The fourth annual Canadian Baseball History Conference will be held the weekend of November 9th and 10th in London, Ontario, home of venerable Labatt Park. Join us for a day and a half of research presentations and discussion covering a wide range of topics relating to baseball’s historical development in Canada, and for a side trip to the newly expanded and renovated Museum facility at the Canadian Baseball Hall of Fame in St. Marys.

The 15 presentations packed into the busy schedule cover a wide variety of topics, focusing on diverse aspects of baseball’s history in Canada. Highlights include:

  • A special 1-hour presentation on the playing and umpiring career of Bob Emslie
  • The Sleeman Collection at the University of Guelph
  • Harry Simmons and his influence on baseball in Canada
  • The ManDak League
  • Mary “Bonnie” Baker
  • The Boston Red Stockings’ tour of Canada
  • A history of the InterCounty Baseball League

For a detailed Conference schedule, including summaries of all 15 planned presentations.

Bob Prentice


Bob Prentice was a multi-sport star in high school at Toronto’s Riverdale Collegiate. An all-star quarterback and standout hockey player, Prentice chose to focus on a baseball career. After signing with the Cleveland Indians as an 18-year-old, the Canadian infielder would hit .273 and belt 151 minor league home runs from 1948 to 1956. Unfortunately, the presence of stars Al Rosen and Bobby Avila at the major league level prevented Prentice from cracking the big league roster.

After retiring as a player, he became a part-time scout with the Detroit Tigers in 1959 and was responsible for the Tigers signing John Hiller, Mike Kilkenny and George Korince. On November 1, 1976, Prentice joined the fledging Toronto Blue Jays as their director of Canadian scouting, a post he would hold until 1990. Part of a Blue Jays scouting department that was considered the best in the business, Prentice played a role in the signings of Canadians Paul Hodgson, Rob Ducey, Denis Boucher and Nigel Wilson.

Read more HERE.

Ron Roncetti


Born near Rome, Italy, Ron Roncetti came to Toronto with his parents when he was eight months old. Settling with his family near Elizabeth Street in downtown Toronto, he developed a passion for baseball and starred as a center fielder for the Toronto Lizzies during the 1920s. Canadian Baseball Hall of Famers Carmen Bush and Goody Rosen were among his Lizzies teammates. The fleet-footed outfielder moved on to toil with the Wellington Juniors and Eastern Athletic Club in Toronto in the 1930s, before becoming one of Toronto’s top amateur coaches.

In the late 1940s, Roncetti created and founded the Leaside Baseball Assocation. Under his leadership, Leaside became a powerhouse on the Toronto baseball scene. Starting in 1953, Roncetti led Leaside teams to four consecutive city championships at the juvenile and junior levels. Among Roncetti’s Leaside graduates were Ron Taylor, Frank Mahovlich and Pete Conacher. In 1957, Roncetti returned to the Lizzies and managed their senior team to city championships in 1958 and 1960.

Read more HERE.

Doug Melvin


Doug Melvin, was born August 8, 1952, is Chatham, Ontario. The Milwaukee Brewers general manager since 2002 had a brief pitching career in the minor leagues from 1972-78 with Pittsburgh and the New York Yankees, followed by administrative jobs including baseball operations assistant with the Yankees in 1983-‘84, scouting director with the Yankees in 1985, special assistant to general manager Roland Hemond in 1987 with the Baltimore Orioles, assistant GM and director of player personnel from 1988-‘93 with the Orioles, and then landing his first general manager’s job from 1994-2001 with the Texas Rangers. Melvin was noted for signing superstar Alex Rodriquez to a ten-year, $250 million dollar contract on January 26, 2001. After a brief stint in minor league operations with the Boston Red Sox, was named executive vice president and general manager with the Brewers on September 26, 2002. He is the eighth general manager in Brewers, and is currently under contract through the 2012 season. Melvin ended 25-year playoff droughts in both Texas and Milwaukee.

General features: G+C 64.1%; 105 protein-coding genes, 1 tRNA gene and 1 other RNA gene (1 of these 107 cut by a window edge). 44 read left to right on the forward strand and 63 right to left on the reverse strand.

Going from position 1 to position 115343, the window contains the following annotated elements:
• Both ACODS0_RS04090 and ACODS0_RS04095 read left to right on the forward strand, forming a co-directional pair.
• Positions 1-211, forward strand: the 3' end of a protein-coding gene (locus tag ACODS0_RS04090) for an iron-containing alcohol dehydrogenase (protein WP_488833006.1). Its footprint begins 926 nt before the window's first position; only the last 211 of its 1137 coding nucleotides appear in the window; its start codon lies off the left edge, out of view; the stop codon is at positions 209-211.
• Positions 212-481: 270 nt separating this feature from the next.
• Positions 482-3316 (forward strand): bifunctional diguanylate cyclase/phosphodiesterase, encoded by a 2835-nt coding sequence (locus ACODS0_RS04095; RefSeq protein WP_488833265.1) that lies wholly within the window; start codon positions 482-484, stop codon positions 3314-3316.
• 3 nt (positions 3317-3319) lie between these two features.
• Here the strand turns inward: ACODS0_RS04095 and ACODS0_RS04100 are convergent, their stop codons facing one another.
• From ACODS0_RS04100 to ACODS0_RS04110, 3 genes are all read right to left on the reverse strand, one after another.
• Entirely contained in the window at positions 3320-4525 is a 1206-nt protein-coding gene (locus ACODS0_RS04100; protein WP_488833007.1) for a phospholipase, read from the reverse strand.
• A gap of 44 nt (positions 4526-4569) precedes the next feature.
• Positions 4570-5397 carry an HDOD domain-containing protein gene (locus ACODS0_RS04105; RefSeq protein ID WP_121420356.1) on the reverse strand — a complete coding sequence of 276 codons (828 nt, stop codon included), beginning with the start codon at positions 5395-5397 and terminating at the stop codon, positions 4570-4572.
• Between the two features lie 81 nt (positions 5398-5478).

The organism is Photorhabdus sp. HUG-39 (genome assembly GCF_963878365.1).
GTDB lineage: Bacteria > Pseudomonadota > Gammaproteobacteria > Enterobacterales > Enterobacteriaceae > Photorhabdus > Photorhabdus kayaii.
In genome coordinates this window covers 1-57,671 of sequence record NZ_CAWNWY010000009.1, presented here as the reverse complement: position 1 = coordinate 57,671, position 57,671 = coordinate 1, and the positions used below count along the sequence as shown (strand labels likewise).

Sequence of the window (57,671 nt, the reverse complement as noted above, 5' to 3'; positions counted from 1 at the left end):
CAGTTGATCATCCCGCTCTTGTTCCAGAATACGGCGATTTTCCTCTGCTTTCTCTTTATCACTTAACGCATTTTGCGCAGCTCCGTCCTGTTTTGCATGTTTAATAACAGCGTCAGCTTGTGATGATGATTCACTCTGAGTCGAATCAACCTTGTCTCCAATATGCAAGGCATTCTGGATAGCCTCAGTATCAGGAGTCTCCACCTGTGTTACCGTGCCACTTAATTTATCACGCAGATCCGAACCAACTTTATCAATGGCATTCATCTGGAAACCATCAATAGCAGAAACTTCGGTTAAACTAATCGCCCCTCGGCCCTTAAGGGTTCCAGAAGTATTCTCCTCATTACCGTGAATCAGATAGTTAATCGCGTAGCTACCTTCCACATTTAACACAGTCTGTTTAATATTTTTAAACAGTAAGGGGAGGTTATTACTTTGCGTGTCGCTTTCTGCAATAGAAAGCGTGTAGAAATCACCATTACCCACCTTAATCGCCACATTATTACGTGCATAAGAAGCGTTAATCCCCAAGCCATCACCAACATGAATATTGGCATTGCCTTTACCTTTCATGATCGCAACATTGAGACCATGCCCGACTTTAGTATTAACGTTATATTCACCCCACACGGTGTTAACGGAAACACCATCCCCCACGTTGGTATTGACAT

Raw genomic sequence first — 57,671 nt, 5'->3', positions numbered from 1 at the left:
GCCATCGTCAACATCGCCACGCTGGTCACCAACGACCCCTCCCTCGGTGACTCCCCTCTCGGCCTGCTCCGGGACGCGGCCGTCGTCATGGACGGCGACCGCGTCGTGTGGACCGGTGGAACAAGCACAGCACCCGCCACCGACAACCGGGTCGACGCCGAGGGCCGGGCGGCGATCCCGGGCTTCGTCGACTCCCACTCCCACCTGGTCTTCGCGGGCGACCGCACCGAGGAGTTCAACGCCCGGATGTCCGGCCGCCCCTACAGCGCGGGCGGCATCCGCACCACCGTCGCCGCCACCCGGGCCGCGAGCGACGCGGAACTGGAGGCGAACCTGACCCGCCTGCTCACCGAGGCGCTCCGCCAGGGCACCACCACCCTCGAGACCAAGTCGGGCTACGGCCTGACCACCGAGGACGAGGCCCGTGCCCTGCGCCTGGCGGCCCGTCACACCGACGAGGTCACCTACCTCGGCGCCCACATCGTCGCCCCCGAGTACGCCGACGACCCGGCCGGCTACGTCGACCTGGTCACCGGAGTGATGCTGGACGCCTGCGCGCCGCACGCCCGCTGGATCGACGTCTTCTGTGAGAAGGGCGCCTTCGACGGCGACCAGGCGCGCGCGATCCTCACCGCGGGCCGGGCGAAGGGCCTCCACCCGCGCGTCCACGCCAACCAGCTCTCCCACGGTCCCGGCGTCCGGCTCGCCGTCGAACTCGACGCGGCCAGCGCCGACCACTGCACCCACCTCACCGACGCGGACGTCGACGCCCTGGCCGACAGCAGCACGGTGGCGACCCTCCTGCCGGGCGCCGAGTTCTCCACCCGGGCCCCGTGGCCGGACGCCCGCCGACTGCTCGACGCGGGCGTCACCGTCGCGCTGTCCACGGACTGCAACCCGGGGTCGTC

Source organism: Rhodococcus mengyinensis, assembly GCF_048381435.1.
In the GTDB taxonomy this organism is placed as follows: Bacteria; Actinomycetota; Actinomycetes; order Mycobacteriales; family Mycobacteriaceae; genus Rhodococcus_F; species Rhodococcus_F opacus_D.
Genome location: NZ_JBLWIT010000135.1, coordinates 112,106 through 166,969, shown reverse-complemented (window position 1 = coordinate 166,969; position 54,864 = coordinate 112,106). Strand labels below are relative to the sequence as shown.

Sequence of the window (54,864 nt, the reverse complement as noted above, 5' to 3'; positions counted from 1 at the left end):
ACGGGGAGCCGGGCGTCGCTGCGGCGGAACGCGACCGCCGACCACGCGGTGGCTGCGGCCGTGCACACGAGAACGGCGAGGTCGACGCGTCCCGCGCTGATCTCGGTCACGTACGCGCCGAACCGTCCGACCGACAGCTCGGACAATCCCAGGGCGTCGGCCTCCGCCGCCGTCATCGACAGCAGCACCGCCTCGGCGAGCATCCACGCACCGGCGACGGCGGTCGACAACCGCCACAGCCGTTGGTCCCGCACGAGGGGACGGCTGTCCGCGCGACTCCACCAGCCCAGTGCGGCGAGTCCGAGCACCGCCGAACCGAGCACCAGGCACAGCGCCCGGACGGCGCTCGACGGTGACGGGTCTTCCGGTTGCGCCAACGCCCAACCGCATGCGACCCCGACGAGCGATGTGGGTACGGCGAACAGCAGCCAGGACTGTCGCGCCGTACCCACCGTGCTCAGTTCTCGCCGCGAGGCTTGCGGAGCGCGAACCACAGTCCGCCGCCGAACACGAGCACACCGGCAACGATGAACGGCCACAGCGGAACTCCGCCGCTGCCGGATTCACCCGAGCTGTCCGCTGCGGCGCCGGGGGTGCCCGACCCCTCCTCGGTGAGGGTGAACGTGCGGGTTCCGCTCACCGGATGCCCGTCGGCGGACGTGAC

Read more HERE.


James Paxton to be presented with Canadian Baseball Hall of Fame’s Tip O’Neill Award

St. Marys, Ont. – Ladner, B.C. native James Paxton will be presented with the Canadian Baseball Hall of Fame’s 2018 Tip O’Neill Award in a ceremony prior to the Toronto Blue Jays game against the New York Yankees at Rogers Centre on August 9.

“James Paxton had an outstanding season in 2018,” said Scott Crawford, the Canadian Baseball Hall of Fame’s director of operations. “Not only did he make history when he became the first Canadian to throw a major league no-hitter on Canadian soil, but he also struck out batters at a near-record rate over the course of the season. He’s definitely a worthy recipient of the award and we’re proud to recognize him in Toronto, in front of his Canadian fans, at the stadium where he tossed his historic no-hitter.”

Paxton is a first-time winner of this award that the Hall presents annually to the Canadian player judged to have excelled in individual achievement and team contribution while adhering to baseball’s highest ideals.

To determine the winner, the Hall takes into account a number of criteria, including each candidate’s on-the-field performance, contributions to their team, community and charitable endeavors and support in fan voting.

Paxton, who was traded by the Seattle Mariners to the New York Yankees on November 19, staved off strong competition from Cincinnati Reds slugger and seven-time winner Joey Votto (Etobicoke, Ont.), current Toronto Blue Jays third baseman Vladimir Guerrero Jr. (Montreal, Que.) and St. Louis Cardinals outfielder Tyler O’Neill (Maple Ridge, B.C.) to secure the honour.

Nicknamed “Big Maple” by Mariners fans, the 6-foot-4 southpaw became the first Canadian pitcher to throw a major league no-hitter on Canadian soil when he held the Blue Jays hitless on May 8 at Rogers Centre. That performance came just six days after he had set a Canadian record by striking out 16 batters on May 2 in a start against the Oakland A’s.

In all, the 30-year-old Paxton had eight starts in which he struck out at least 10 batters and went 11-6 with a 3.76 ERA and fanned 208 batters in 160 1/3 innings. His 208 strikeouts are the second-most by a Canadian left-hander in a major league season and he became one of only two pitchers in big league history to notch 200 strikeouts in a season in 161 or fewer innings.